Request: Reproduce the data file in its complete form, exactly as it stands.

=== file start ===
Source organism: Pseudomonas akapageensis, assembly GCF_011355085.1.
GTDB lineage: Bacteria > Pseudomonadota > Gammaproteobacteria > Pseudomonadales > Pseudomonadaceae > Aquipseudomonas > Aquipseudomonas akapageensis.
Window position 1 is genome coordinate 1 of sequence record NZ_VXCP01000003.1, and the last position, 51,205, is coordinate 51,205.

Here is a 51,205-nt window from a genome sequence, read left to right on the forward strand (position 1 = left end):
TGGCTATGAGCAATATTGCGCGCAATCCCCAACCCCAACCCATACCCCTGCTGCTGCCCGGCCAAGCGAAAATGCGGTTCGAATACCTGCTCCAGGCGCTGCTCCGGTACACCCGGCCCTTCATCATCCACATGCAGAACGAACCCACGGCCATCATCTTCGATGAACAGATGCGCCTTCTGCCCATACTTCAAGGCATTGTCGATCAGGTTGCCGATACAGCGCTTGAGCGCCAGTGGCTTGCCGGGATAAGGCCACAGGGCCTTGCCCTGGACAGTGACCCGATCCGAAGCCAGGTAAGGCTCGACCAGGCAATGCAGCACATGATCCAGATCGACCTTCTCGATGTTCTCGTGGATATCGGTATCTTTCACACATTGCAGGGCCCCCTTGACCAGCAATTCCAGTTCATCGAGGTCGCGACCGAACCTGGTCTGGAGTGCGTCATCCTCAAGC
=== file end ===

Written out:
Source organism: Pseudomonas akapageensis, assembly GCF_011355085.1.
GTDB lineage: Bacteria > Pseudomonadota > Gammaproteobacteria > Pseudomonadales > Pseudomonadaceae > Aquipseudomonas > Aquipseudomonas akapageensis.
Window position 1 is genome coordinate 1 of sequence record NZ_VXCP01000003.1, and the last position, 51,205, is coordinate 51,205.

Here is a 51,205-nt window from a genome sequence, read left to right on the forward strand (position 1 = left end):
TGGCTATGAGCAATATTGCGCGCAATCCCCAACCCCAACCCATACCCCTGCTGCTGCCCGGCCAAGCGAAAATGCGGTTCGAATACCTGCTCCAGGCGCTGCTCCGGTACACCCGGCCCTTCATCATCCACATGCAGAACGAACCCACGGCCATCATCTTCGATGAACAGATGCGCCTTCTGCCCATACTTCAAGGCATTGTCGATCAGGTTGCCGATACAGCGCTTGAGCGCCAGTGGCTTGCCGGGATAAGGCCACAGGGCCTTGCCCTGGACAGTGACCCGATCCGAAGCCAGGTAAGGCTCGACCAGGCAATGCAGCACATGATCCAGATCGACCTTCTCGATGTTCTCGTGGATATCGGTATCTTTCACACATTGCAGGGCCCCCTTGACCAGCAATTCCAGTTCATCGAGGTCGCGACCGAACCTGGTCTGGAGTGCGTCATCCTCAAGC